Put bluntly, for Civil War historians of the day like Freeman, all that mattered was the glorious actions of wonderful military leaders. And since they were wonderful men, obviously they were also kind slaveowners, bringing these people up from civilization. Sure, slavery was wrong in the abstract and maybe it’s good that it’s gone, but weren’t Africans better off with it?
The book was so successful that Freeman followed it up with similar work, publishing a series on Lee’s top generals between 1942 and 1944. These books were immediately influential with top generals. Eisenhower, MacArthur, Nimitz and Marshall loved them, found their studies of military maneuvers–for someone like Freeman this was the real history, as opposed to the lives of actual humans–useful, and so they invited their favorite historian to tour Europe with them during the months after World War II. He got an official tour of Japan too. He became personal friends with these generals.
Freeman finally moved away from his Civil War romances after World War II, writing a mere 7-volume biography of George Washington. The first volume came out in 1948, the sixth was published after Freeman’s death, and the seventh written by Freeman’s associates based on his notes. It was only at the point of starting the Washington biography that Freeman finally quit the newspaper business. He wrote all his other books after hours.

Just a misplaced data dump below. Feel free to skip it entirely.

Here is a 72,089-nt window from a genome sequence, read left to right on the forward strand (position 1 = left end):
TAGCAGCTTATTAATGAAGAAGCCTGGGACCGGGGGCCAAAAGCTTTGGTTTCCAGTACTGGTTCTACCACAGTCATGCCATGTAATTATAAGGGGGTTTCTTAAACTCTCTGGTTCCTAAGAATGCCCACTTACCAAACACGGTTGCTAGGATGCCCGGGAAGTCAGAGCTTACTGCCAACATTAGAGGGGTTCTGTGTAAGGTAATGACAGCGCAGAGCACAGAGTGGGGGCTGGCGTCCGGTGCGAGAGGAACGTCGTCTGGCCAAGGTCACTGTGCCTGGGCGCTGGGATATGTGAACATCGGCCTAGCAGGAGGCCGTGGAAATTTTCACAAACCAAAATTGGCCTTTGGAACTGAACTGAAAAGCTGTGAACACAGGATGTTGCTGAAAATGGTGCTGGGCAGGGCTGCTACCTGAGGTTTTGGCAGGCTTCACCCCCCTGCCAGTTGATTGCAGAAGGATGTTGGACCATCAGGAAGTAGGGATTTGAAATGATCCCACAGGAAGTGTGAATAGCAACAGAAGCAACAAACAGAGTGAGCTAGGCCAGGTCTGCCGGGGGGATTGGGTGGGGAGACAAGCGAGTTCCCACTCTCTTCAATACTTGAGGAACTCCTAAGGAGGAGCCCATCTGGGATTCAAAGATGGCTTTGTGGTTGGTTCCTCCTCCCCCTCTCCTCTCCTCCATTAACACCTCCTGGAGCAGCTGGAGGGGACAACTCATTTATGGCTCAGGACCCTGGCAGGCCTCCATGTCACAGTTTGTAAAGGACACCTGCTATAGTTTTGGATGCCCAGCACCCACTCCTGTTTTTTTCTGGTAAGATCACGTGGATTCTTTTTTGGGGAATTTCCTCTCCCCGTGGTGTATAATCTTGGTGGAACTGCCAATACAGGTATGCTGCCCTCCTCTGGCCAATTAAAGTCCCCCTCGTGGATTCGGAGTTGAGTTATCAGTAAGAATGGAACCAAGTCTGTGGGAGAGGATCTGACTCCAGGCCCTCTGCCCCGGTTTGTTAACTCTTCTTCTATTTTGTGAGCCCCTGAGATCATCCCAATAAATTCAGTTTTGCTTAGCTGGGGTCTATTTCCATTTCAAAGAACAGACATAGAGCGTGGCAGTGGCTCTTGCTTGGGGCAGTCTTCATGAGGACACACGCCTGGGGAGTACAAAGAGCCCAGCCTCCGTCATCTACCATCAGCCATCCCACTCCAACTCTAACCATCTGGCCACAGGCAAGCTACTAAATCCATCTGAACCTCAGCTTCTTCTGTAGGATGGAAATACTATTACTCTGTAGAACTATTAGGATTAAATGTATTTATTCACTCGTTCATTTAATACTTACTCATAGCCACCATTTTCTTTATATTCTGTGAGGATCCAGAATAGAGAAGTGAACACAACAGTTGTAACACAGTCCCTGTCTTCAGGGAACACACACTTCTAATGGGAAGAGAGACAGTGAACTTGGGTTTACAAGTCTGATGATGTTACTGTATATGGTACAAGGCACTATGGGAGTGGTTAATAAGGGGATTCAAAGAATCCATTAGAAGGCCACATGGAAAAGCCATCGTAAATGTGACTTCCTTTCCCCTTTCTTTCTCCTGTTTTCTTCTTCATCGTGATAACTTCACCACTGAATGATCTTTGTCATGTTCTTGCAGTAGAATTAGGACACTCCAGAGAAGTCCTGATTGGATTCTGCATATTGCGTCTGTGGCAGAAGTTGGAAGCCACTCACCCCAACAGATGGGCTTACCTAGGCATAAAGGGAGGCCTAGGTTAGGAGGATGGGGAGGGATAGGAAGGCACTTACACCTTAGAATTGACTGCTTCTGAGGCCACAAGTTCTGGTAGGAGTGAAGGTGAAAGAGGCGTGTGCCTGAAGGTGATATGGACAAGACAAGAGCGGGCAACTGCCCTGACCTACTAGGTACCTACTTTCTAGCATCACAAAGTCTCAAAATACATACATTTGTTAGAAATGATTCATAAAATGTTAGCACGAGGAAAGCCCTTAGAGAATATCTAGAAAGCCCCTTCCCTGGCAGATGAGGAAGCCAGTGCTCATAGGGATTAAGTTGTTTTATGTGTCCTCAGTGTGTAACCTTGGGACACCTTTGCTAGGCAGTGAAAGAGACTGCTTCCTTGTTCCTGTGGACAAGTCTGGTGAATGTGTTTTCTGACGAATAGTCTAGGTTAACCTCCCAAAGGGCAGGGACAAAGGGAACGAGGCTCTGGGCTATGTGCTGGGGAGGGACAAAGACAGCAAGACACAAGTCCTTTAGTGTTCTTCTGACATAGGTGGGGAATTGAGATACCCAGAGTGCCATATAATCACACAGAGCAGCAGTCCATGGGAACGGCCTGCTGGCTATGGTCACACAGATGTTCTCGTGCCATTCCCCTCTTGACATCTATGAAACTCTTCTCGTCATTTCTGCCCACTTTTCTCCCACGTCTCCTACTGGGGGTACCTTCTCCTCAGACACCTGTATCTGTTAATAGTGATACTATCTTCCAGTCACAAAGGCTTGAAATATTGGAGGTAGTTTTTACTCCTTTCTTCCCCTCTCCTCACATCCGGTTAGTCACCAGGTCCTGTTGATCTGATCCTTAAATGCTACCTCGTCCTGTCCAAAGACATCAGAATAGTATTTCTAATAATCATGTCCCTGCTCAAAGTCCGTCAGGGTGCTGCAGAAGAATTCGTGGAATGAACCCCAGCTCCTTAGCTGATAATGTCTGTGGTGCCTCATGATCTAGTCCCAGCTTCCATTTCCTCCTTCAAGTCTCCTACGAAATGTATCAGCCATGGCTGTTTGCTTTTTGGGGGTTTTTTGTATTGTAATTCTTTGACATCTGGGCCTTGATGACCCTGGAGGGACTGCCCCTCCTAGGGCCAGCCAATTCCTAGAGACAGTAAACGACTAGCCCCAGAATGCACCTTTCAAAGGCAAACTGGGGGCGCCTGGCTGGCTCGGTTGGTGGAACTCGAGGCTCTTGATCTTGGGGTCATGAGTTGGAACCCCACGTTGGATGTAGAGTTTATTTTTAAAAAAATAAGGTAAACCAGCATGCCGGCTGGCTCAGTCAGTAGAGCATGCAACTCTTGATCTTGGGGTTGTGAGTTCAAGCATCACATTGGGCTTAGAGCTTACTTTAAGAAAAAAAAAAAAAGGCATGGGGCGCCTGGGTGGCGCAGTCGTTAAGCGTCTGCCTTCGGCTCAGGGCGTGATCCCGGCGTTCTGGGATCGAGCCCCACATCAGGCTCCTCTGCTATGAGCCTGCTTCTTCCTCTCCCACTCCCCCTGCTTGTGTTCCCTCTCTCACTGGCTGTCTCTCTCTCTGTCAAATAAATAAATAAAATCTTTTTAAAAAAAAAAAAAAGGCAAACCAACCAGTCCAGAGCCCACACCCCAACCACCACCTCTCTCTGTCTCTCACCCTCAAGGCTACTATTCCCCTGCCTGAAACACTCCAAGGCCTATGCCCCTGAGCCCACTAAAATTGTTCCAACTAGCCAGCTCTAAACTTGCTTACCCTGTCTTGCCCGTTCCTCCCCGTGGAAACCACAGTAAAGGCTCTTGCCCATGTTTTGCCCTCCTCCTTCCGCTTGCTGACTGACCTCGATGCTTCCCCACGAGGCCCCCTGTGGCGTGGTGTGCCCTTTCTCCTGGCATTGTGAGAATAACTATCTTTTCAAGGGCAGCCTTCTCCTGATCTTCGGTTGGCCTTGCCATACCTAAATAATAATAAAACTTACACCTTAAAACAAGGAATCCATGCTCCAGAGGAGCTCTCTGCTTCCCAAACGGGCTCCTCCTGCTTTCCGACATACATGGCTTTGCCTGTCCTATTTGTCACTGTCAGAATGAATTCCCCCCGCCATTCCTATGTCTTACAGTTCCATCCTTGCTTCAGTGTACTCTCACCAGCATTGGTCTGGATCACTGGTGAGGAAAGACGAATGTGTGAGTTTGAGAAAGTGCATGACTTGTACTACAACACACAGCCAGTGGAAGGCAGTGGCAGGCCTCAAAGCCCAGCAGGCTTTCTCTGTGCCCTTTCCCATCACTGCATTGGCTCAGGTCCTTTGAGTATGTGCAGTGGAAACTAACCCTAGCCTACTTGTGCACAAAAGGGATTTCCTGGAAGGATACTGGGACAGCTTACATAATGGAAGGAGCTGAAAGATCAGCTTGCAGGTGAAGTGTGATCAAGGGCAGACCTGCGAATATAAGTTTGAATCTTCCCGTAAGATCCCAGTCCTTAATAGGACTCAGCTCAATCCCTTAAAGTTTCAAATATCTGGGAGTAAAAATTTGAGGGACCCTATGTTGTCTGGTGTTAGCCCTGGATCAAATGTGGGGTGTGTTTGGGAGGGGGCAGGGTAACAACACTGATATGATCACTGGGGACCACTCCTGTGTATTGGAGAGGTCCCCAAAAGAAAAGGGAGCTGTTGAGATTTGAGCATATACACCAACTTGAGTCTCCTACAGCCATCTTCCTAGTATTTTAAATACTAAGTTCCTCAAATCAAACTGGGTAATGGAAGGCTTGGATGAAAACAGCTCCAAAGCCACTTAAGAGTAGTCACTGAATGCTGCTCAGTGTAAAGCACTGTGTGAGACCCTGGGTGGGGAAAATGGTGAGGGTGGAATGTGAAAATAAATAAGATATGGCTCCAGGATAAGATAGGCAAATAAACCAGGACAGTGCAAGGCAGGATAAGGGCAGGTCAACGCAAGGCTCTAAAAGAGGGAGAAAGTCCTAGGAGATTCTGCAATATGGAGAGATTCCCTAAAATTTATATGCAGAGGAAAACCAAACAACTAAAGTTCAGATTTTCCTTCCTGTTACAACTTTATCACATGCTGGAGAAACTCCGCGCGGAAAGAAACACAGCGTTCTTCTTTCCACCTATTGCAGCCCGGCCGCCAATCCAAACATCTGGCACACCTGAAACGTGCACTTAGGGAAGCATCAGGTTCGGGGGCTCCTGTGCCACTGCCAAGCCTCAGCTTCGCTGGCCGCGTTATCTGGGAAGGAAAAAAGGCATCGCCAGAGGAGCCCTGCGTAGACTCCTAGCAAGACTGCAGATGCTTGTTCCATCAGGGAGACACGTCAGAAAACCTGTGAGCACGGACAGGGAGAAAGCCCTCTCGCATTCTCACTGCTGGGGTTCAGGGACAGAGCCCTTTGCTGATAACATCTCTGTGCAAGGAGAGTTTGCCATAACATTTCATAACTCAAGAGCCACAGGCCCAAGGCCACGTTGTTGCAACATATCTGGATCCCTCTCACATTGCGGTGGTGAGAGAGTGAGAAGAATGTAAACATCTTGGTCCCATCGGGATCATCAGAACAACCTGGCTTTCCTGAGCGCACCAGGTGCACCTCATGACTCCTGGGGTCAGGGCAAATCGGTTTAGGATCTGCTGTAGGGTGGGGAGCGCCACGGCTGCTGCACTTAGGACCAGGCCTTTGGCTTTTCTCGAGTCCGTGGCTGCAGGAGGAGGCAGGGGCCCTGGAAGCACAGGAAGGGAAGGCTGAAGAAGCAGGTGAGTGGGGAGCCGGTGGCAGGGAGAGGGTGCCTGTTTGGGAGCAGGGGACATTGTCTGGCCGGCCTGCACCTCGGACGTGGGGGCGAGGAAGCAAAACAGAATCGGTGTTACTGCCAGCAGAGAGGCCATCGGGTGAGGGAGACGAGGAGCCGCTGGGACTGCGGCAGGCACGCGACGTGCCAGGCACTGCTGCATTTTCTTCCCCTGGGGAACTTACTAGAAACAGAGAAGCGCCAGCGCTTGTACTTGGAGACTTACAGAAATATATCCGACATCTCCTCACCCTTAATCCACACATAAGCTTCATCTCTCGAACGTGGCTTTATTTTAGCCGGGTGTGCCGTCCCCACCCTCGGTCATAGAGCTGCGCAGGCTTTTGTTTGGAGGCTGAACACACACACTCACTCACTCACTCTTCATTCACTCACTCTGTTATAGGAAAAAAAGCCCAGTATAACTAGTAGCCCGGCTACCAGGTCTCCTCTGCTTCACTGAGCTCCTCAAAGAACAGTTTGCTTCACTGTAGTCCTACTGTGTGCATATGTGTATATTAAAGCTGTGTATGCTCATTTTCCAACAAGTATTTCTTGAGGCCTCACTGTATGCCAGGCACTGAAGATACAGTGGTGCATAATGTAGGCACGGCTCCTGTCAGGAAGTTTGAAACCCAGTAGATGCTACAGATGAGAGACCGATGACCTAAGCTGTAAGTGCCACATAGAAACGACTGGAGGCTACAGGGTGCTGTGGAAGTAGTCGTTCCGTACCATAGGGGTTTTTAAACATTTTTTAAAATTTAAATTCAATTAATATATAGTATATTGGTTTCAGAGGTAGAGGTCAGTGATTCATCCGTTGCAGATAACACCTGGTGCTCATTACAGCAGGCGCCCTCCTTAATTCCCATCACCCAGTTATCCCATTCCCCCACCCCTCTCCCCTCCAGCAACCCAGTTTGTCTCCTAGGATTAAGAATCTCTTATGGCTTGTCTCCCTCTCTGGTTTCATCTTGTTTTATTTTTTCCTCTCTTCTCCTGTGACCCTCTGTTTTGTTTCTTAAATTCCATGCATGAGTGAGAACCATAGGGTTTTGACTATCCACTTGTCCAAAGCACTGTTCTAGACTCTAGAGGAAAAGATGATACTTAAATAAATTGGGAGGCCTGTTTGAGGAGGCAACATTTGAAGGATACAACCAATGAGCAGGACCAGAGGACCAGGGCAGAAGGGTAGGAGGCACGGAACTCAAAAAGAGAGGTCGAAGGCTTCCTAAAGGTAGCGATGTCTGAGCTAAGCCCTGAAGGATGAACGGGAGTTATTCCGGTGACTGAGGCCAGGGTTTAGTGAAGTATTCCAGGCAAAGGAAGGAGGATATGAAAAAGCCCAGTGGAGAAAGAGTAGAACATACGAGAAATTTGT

Despite his romanticizing of the Confederacy, Freeman was generally seen as a moderate white on race relations in his many columns for his newspaper. This meant he still completely supported segregation, but disliked the ugliness of it, sort of a Never Trumper for that time. He opposed the Byrd machine in Virginia politics that pushed more extreme and violent versions of the same thing. On top of all of this, Freeman had two radio shows a day in Virginia for years and then weekly radio show for many more years broadcast out of New York. He was married and had three children, but I have to assume he was basically an absentee husband and father given that he was working 14-16 hours every day for years. He was a rector at the University of Richmond and had a tremendous amount of influence over that institution. There is an endowed chair in History at the University of Richmond that brings a famous scholar to the university for a year (last year, it was the excellent Native Americanist James Merrell) and has a dorm named for him. As at least parts of the university admit today, Freeman’s toxic legacy over the institution is largely unexamined.
On June 13, 1953, Freeman gave his usual radio broadcast, then had a heart attack and died. He was 67.
Douglas Southall Freeman is buried in Hollywood Cemetery, Richmond, Virginia.
This grave visit was supported by LGM reader contributions and I assume this is precisely the kind of post you wanted to see for your support. If you would like this series to visit more of the horrible people who romanticized the Confederacy, you can donate to cover the required expenses here. D.W. Griffith is in Crestwood, Kentucky and Margaret Mitchell is in Atlanta. Previous posts in this series are archived here.